If the function of breathing is to flush the alveoli with fresh air, it is natural to ask how much air is moved. How efficient is the ventilation of the alveoli? What common disturbances result from this scheme?
The volume of air that moves in (or out) of the lungs per minute is called the pulmonary ventilation or sometimes the minute volume. It is the product of the amount taken in with each breath (tidal volume) and the number of breath’s per minute. During normal quiet breathing, this is about 6 L/min, (a tidal volume of .5 L per breath x 12 breaths per min), but both the depth of each breath and the rate of breathing can vary greatly, depending on the body’s needs.
At rest, the tidal volume is a small fraction of the total lung capacity, and even the deepest expiration cannot expel all the air, some always remains in the alveoli and in the air passages. To evaluate these relations in both health and disease, we divide the changes in air volume within the lungs at different stages of breathing into the following categories.
1. Tidal Volume: is the amount of air that moves in and out with each normal breath.
2. Inspiratory Reserve Volume: is the maximal additional volume of air that can be inspired at the end of a normal inspiration.
3. Expiratory Reserve Volume: Is the maximal additional quantity of air that can be expired at the end of a normal expiration.
4. Vital Capacity: is the greatest volume of air that can be moved in a single breath. The largest portion that can be expired after maximal expiration.
5. Residual Volume: is the amount of air that remains within the lungs after maximal expiration.
6. Functional Residual Capacity: is the “resting volume.” The volume of the system just before a normal inspiration, it is the sum of 2 and 5.
7. Total Lung Capacity: is the lung volume at its maximum (i.e, after a maximal (inspiration). It is the sum of 4 and 5.
Measuring these quantities is relatively easy and often provides diagnostic clues for respiratory tract disturbances that interfere with ventilation. These can be divided into two types:
1. Resistrictive disturbances are those cases where the lungs’ ability to expand is compromised (reduced compliance). This occurs, for example, in pulmonary fibrosis or infusion of the pleurae. Restrictive disturbances are often indicated by an abnormally low vital capacity.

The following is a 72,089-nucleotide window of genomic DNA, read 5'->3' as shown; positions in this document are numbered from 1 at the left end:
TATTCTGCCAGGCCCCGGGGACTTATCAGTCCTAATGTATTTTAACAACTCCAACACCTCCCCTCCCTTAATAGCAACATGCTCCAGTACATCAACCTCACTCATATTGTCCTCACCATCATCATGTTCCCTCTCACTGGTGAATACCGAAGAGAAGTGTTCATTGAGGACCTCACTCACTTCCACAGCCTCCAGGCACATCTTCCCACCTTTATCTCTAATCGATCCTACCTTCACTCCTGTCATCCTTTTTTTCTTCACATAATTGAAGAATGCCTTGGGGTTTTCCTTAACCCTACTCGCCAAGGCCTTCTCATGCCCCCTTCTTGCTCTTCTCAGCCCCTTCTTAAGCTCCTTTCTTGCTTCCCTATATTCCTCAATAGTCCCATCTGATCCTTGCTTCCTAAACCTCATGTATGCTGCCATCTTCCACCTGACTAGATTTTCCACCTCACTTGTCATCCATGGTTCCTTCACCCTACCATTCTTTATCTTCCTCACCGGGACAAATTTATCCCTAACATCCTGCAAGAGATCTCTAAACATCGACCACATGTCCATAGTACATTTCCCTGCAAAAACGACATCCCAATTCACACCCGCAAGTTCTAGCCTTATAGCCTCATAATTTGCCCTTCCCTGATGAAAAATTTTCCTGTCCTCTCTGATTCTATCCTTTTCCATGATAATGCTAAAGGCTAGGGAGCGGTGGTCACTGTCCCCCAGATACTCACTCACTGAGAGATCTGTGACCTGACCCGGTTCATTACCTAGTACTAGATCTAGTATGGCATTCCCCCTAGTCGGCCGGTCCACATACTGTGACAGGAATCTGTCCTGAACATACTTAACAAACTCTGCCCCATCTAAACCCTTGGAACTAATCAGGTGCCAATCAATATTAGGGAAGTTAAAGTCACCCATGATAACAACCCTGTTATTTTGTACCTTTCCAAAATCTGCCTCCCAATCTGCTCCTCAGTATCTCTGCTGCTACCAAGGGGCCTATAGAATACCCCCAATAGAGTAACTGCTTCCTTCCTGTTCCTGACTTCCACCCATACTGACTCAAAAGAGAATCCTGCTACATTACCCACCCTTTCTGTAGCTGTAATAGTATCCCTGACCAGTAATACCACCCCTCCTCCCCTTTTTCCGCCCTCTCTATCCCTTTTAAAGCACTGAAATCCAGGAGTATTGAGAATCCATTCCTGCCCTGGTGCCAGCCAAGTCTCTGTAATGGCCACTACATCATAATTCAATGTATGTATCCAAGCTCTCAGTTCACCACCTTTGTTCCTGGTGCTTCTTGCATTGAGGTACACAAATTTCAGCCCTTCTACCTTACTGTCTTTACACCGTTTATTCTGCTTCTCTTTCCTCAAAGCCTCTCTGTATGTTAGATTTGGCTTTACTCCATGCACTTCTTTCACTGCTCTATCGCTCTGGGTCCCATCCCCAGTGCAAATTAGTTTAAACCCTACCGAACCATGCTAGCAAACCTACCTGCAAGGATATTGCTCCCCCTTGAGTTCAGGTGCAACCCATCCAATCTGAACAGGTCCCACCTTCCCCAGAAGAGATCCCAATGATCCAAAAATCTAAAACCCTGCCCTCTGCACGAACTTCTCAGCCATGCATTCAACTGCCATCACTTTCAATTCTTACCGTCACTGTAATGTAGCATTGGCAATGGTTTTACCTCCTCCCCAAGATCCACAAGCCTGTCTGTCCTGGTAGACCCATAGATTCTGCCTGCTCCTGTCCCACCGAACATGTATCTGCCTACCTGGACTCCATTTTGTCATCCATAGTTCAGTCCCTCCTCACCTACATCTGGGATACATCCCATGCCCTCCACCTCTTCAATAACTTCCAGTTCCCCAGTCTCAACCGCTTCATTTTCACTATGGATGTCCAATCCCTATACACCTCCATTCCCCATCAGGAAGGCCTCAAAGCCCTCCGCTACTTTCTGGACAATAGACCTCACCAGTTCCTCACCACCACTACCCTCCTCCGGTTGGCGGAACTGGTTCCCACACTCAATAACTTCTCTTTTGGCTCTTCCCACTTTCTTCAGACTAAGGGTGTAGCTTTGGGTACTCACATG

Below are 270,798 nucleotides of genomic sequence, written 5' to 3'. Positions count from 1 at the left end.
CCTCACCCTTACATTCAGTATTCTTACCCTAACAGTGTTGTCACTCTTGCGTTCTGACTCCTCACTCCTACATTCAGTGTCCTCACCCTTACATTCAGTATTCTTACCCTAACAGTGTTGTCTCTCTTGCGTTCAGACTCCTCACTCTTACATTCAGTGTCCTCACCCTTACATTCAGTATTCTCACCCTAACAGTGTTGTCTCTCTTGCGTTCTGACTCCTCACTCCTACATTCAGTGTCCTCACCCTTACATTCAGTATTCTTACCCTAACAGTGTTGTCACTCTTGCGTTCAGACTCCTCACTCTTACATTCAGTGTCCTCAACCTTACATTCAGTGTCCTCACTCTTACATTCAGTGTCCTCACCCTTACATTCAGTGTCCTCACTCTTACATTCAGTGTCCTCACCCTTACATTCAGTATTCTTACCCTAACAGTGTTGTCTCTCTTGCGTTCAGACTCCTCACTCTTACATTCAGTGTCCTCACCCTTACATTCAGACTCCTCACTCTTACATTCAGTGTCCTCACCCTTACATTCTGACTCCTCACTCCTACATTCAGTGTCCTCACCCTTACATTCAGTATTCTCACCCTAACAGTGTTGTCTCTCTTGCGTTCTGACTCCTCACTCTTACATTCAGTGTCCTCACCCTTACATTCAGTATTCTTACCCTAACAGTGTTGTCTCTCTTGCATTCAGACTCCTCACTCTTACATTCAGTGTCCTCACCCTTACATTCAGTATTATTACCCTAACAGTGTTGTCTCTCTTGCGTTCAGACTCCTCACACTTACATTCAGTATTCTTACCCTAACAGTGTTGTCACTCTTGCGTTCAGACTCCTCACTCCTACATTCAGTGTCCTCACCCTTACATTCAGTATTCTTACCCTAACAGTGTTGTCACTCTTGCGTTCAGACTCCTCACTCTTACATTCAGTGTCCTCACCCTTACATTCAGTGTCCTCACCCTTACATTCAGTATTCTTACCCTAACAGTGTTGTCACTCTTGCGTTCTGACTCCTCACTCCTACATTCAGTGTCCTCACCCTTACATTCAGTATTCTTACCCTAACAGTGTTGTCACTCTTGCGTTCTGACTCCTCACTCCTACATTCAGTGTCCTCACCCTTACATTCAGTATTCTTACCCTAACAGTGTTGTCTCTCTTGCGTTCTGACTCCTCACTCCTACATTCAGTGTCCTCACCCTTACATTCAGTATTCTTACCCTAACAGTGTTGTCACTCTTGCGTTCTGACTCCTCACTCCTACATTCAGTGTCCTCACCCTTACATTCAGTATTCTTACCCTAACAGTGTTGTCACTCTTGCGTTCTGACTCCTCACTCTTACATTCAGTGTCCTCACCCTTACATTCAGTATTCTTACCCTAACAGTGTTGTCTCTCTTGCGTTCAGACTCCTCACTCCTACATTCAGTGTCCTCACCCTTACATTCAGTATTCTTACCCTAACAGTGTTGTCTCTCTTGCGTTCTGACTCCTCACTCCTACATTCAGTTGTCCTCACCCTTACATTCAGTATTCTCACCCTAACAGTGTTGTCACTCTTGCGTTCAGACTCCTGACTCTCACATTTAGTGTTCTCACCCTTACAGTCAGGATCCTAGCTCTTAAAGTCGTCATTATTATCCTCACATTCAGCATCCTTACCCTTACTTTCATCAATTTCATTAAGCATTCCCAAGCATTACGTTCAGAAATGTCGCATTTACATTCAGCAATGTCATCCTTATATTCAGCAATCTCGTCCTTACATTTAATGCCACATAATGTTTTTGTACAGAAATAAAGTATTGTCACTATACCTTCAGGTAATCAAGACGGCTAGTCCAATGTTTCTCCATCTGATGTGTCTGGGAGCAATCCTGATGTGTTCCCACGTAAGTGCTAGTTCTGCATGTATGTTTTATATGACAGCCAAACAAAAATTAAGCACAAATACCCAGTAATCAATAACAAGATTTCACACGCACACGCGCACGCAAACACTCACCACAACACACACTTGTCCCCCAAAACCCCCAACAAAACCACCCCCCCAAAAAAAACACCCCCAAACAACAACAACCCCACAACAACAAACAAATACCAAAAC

2. Obstructive disturbances are caused by constriction of the airway (increased resistance to airflow). These contractions often result from mucous accumulation, swollen mucuos membranes, and bronchial muscle spasms as occurs in bronchial asthma or in spastic bronchitis. Because these disturbances are due to changes in resistance, identifying them requires measuring flow rather than volume (i.e, a rate rather than an equilibrium property). This can be accomplished by measuring the volume expelled from the lungs by forced expiration in 1 sec. This quantity, call the FEV, (forced expiratory volume), is abnormally low in obstructive disease.
In addition to lung volumes, the space occupied by the conducting airways, the trachea, the bronchi, and the bronchioles– the anatomical dead space– also requires attention. The 150 mL of air contained within this “dead space moves in and out with each breath. But unlike alveolar air, it is not in close contact with the capallaries; so it has no opportunity to exchange O2 or CO2 with blood. Each time a tidal volume of 500 mL of air is exhaled, 500 mL leave the alveoli, but only 500 -150 = 350 mL reach the atsmosphere. The trailing 150 mL is still contained with the airways, the anatomical dead space. When a fresh breath is inhaled, 500 mL of air enters the alveoli, but the first 150 mL that enters is not atmospheric. It is the “old” alveolar air from the last inhalation that never reached the atmosphere and was trapped with the dead space. Thus, with each inspiration, only 350 mL of fresh air enters the alveoli, the last 150 mL of the fresh inspired air never makes it because it is held up in the dead space and will be expelled at the next expiration.
It follows that only 300 / 500 = 70% of the normal tidal volume is used to ventilate the alveoli. Instead of using pulmonary ventilation = tidal volume x breaths per min. as a physiological index of effective lung ventilation, we more accurately use alveolar ventilation = (tidal volume – anatomical dead space) x breaths per min. The following example illustrates why. Consider two subjects with the same pulmonary ventilation; subject A has a small tidal volume (say250 mL) but a fast breathing rate of 24 per min; subject B with a tidal volume of 500 mL and a rate of 12 per min., pulmonary ventilation is 6000 mL/ min. (250 x 24 and 500 x 4200 mL/min. A has only (250-150) x 24= 2400 mL / min. Clearly, B is better off; most of A’s effort goes into moving air back and forth in the dead air space. This resut holds in general: given the same pulmonary ventilation, alveolar ventilation will enhanced by deeper breaths (even though they will be less frequent). In extreme cases (e.g., sometimes during circulatory shock), the breathing becomes so shallow and so rapid that hardly any ventilation takes place, and the subject is in acute danger. Dogs, however, can use this rapid shallow breathing in a controlled way to lose heat by evaporation from the airways without over-ventilating.